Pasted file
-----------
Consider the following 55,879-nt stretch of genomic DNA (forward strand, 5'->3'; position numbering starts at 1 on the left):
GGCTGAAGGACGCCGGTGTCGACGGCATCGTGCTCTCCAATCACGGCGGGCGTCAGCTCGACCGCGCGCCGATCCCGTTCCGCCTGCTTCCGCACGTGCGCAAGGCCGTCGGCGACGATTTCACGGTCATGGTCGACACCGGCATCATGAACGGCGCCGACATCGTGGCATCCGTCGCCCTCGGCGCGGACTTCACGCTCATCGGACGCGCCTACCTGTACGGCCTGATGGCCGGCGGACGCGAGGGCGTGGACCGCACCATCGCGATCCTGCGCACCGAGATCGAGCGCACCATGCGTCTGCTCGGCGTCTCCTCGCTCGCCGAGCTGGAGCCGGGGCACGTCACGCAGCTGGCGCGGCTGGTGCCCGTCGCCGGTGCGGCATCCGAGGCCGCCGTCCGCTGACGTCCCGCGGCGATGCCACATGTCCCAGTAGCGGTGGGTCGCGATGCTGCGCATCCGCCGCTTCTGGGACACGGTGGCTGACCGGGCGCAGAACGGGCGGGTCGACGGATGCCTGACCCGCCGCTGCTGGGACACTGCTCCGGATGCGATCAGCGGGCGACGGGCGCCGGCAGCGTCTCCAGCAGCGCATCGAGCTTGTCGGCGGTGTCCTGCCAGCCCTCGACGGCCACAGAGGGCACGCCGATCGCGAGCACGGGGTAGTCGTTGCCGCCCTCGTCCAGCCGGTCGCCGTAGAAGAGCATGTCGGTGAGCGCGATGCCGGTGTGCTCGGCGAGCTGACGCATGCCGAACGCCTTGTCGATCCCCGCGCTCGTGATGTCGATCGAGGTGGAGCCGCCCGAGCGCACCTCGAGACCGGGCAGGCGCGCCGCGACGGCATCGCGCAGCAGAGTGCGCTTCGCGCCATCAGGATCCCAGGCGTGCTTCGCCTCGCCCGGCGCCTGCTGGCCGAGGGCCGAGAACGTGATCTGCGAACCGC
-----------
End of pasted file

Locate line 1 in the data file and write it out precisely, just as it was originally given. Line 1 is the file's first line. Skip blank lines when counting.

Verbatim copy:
Consider the following 55,879-nt stretch of genomic DNA (forward strand, 5'->3'; position numbering starts at 1 on the left):